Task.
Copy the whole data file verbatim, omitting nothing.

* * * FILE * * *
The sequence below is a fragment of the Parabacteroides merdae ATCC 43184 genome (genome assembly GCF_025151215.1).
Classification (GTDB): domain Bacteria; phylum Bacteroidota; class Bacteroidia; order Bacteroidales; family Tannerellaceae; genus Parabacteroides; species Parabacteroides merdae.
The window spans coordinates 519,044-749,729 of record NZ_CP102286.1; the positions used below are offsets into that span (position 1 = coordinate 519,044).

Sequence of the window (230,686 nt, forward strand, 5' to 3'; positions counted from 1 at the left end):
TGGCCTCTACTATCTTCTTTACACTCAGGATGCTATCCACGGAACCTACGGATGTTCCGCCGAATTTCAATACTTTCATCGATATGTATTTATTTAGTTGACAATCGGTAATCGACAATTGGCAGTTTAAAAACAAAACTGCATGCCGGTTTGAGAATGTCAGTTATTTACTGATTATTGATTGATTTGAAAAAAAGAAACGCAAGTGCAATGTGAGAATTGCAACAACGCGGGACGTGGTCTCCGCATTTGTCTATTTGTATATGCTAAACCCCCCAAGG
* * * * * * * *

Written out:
The sequence below is a fragment of the Parabacteroides merdae ATCC 43184 genome (genome assembly GCF_025151215.1).
Classification (GTDB): domain Bacteria; phylum Bacteroidota; class Bacteroidia; order Bacteroidales; family Tannerellaceae; genus Parabacteroides; species Parabacteroides merdae.
The window spans coordinates 519,044-749,729 of record NZ_CP102286.1; the positions used below are offsets into that span (position 1 = coordinate 519,044).

Sequence of the window (230,686 nt, forward strand, 5' to 3'; positions counted from 1 at the left end):
TGGCCTCTACTATCTTCTTTACACTCAGGATGCTATCCACGGAACCTACGGATGTTCCGCCGAATTTCAATACTTTCATCGATATGTATTTATTTAGTTGACAATCGGTAATCGACAATTGGCAGTTTAAAAACAAAACTGCATGCCGGTTTGAGAATGTCAGTTATTTACTGATTATTGATTGATTTGAAAAAAAGAAACGCAAGTGCAATGTGAGAATTGCAACAACGCGGGACGTGGTCTCCGCATTTGTCTATTTGTATATGCTAAACCCCCCAAGG